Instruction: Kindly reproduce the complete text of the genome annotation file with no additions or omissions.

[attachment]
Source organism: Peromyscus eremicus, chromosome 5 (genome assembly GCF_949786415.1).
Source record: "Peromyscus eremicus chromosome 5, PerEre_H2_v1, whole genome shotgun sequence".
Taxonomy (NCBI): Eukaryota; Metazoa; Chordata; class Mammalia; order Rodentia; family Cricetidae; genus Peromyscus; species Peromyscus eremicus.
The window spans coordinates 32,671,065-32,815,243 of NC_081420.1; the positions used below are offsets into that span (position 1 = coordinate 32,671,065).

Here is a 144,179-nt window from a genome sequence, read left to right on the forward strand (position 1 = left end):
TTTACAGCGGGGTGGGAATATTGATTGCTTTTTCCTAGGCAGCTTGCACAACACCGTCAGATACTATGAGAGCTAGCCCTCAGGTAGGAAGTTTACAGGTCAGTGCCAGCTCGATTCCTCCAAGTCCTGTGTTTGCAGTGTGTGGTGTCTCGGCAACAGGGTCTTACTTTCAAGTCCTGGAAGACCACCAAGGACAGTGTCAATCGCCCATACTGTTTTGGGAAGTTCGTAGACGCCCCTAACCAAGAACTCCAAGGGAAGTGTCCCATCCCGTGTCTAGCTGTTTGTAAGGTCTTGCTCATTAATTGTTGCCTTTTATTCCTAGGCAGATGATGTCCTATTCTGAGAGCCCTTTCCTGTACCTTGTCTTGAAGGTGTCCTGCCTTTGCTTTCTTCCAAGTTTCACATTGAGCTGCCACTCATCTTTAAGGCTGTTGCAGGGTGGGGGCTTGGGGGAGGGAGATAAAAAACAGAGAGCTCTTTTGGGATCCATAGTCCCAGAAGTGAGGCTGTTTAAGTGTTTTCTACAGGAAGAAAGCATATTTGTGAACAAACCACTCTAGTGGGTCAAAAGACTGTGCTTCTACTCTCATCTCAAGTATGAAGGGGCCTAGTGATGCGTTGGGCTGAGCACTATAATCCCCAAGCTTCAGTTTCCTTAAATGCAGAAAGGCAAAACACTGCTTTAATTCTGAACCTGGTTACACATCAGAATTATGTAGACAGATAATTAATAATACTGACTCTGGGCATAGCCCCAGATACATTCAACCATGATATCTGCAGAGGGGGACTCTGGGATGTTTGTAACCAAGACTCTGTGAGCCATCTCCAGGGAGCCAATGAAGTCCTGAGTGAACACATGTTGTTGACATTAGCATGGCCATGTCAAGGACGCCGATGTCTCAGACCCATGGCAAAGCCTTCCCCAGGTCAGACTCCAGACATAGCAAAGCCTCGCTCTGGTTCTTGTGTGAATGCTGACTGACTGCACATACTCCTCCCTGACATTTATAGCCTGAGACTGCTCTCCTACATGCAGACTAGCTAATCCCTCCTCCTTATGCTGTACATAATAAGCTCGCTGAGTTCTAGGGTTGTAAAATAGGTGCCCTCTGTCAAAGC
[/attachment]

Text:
Source organism: Peromyscus eremicus, chromosome 5 (genome assembly GCF_949786415.1).
Source record: "Peromyscus eremicus chromosome 5, PerEre_H2_v1, whole genome shotgun sequence".
Taxonomy (NCBI): Eukaryota; Metazoa; Chordata; class Mammalia; order Rodentia; family Cricetidae; genus Peromyscus; species Peromyscus eremicus.
The window spans coordinates 32,671,065-32,815,243 of NC_081420.1; the positions used below are offsets into that span (position 1 = coordinate 32,671,065).

Here is a 144,179-nt window from a genome sequence, read left to right on the forward strand (position 1 = left end):
TTTACAGCGGGGTGGGAATATTGATTGCTTTTTCCTAGGCAGCTTGCACAACACCGTCAGATACTATGAGAGCTAGCCCTCAGGTAGGAAGTTTACAGGTCAGTGCCAGCTCGATTCCTCCAAGTCCTGTGTTTGCAGTGTGTGGTGTCTCGGCAACAGGGTCTTACTTTCAAGTCCTGGAAGACCACCAAGGACAGTGTCAATCGCCCATACTGTTTTGGGAAGTTCGTAGACGCCCCTAACCAAGAACTCCAAGGGAAGTGTCCCATCCCGTGTCTAGCTGTTTGTAAGGTCTTGCTCATTAATTGTTGCCTTTTATTCCTAGGCAGATGATGTCCTATTCTGAGAGCCCTTTCCTGTACCTTGTCTTGAAGGTGTCCTGCCTTTGCTTTCTTCCAAGTTTCACATTGAGCTGCCACTCATCTTTAAGGCTGTTGCAGGGTGGGGGCTTGGGGGAGGGAGATAAAAAACAGAGAGCTCTTTTGGGATCCATAGTCCCAGAAGTGAGGCTGTTTAAGTGTTTTCTACAGGAAGAAAGCATATTTGTGAACAAACCACTCTAGTGGGTCAAAAGACTGTGCTTCTACTCTCATCTCAAGTATGAAGGGGCCTAGTGATGCGTTGGGCTGAGCACTATAATCCCCAAGCTTCAGTTTCCTTAAATGCAGAAAGGCAAAACACTGCTTTAATTCTGAACCTGGTTACACATCAGAATTATGTAGACAGATAATTAATAATACTGACTCTGGGCATAGCCCCAGATACATTCAACCATGATATCTGCAGAGGGGGACTCTGGGATGTTTGTAACCAAGACTCTGTGAGCCATCTCCAGGGAGCCAATGAAGTCCTGAGTGAACACATGTTGTTGACATTAGCATGGCCATGTCAAGGACGCCGATGTCTCAGACCCATGGCAAAGCCTTCCCCAGGTCAGACTCCAGACATAGCAAAGCCTCGCTCTGGTTCTTGTGTGAATGCTGACTGACTGCACATACTCCTCCCTGACATTTATAGCCTGAGACTGCTCTCCTACATGCAGACTAGCTAATCCCTCCTCCTTATGCTGTACATAATAAGCTCGCTGAGTTCTAGGGTTGTAAAATAGGTGCCCTCTGTCAAAGC